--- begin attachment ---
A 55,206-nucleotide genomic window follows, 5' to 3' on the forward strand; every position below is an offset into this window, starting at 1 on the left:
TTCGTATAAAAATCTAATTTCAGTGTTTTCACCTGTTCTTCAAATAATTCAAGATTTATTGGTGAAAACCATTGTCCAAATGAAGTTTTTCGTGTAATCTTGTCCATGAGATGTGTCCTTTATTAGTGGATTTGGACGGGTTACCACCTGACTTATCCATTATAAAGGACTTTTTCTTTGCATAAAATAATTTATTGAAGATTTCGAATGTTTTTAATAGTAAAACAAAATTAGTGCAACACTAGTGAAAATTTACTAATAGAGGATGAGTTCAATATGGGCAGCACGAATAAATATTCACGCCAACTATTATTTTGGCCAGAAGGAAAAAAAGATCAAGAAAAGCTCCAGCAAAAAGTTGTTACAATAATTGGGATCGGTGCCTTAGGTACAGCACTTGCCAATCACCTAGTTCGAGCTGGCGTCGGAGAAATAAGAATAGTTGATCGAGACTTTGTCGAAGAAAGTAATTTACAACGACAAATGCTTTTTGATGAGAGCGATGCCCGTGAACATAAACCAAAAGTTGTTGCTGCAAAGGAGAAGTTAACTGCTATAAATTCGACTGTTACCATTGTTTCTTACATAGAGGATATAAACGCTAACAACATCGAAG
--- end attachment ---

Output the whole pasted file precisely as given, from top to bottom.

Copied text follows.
A 55,206-nucleotide genomic window follows, 5' to 3' on the forward strand; every position below is an offset into this window, starting at 1 on the left:
TTCGTATAAAAATCTAATTTCAGTGTTTTCACCTGTTCTTCAAATAATTCAAGATTTATTGGTGAAAACCATTGTCCAAATGAAGTTTTTCGTGTAATCTTGTCCATGAGATGTGTCCTTTATTAGTGGATTTGGACGGGTTACCACCTGACTTATCCATTATAAAGGACTTTTTCTTTGCATAAAATAATTTATTGAAGATTTCGAATGTTTTTAATAGTAAAACAAAATTAGTGCAACACTAGTGAAAATTTACTAATAGAGGATGAGTTCAATATGGGCAGCACGAATAAATATTCACGCCAACTATTATTTTGGCCAGAAGGAAAAAAAGATCAAGAAAAGCTCCAGCAAAAAGTTGTTACAATAATTGGGATCGGTGCCTTAGGTACAGCACTTGCCAATCACCTAGTTCGAGCTGGCGTCGGAGAAATAAGAATAGTTGATCGAGACTTTGTCGAAGAAAGTAATTTACAACGACAAATGCTTTTTGATGAGAGCGATGCCCGTGAACATAAACCAAAAGTTGTTGCTGCAAAGGAGAAGTTAACTGCTATAAATTCGACTGTTACCATTGTTTCTTACATAGAGGATATAAACGCTAACAACATCGAAG